Date of Award
Master of Engineering (ME)
Materials Science and Engineering
Skaar, Eric C
Taylor , Ted
Sanders , John
The goal of this thesis was to determine the empirical failure mechanisms and sequence of cartridge actuated devices (CADs) experiencing failure of the glass-to-metal (G/M) seal. Impact loading was conducted with a drop weight machine at room temperature and 300¡F, and then empirically analyzed with high speed video. Resulting peak overload force, shear stress, and impulse were all calculated. The room temperature samples were found to absorb twice the impulse upon failure as the elevated temperature G/M seals. Closed-form and three-dimensional finite element analysis was used to determine the stress state and deformation upon loading. Furthermore, high speed data was collected for shock load detonation events to document the failure sequence of a G/M seal under such loading. The shock overload event was found to last 0.82 µsec and propel an electrical feed-through-pin at a terminal velocity of 955 m/s. The core of a multiple pin G/M seal design was found to experience large accumulations of principal stress and deformation during pressure loading of the interior face. High speed video data discovered the G/M seal failed along the glass-to-pin interface during shock overload failure. Overall, this thesis provided definition of failure sequence and highlighted problematic structural areas, as well as design weaknesses for construction of G/M seals.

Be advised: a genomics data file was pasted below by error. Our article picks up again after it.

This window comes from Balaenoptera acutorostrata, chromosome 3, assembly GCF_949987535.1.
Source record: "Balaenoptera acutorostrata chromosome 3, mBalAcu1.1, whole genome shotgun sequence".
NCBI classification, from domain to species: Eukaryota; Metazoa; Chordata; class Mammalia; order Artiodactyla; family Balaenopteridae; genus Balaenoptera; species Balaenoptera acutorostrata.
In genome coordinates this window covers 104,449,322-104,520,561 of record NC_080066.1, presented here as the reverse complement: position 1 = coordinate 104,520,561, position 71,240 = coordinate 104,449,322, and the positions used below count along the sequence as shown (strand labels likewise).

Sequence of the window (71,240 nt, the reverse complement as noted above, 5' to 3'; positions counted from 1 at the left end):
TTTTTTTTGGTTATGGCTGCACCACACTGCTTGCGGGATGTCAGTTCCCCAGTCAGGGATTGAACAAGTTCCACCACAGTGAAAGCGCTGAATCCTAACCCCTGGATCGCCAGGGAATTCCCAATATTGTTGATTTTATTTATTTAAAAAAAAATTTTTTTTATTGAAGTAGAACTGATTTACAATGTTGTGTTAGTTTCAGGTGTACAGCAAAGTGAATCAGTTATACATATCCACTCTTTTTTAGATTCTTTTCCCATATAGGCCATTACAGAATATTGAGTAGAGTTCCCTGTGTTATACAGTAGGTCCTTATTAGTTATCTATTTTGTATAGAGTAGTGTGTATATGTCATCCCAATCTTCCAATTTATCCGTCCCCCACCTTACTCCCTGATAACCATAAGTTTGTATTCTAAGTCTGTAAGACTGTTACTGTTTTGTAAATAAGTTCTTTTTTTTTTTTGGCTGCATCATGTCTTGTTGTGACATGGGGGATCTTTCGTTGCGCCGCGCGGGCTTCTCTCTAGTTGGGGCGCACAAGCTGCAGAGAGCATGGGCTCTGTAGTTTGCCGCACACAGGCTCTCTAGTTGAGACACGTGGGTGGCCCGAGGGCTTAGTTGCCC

Horton, William, "Empirical Study: Failure of Glass-to-Metal Seals During Shock Loading" (2011). All Theses. 1246.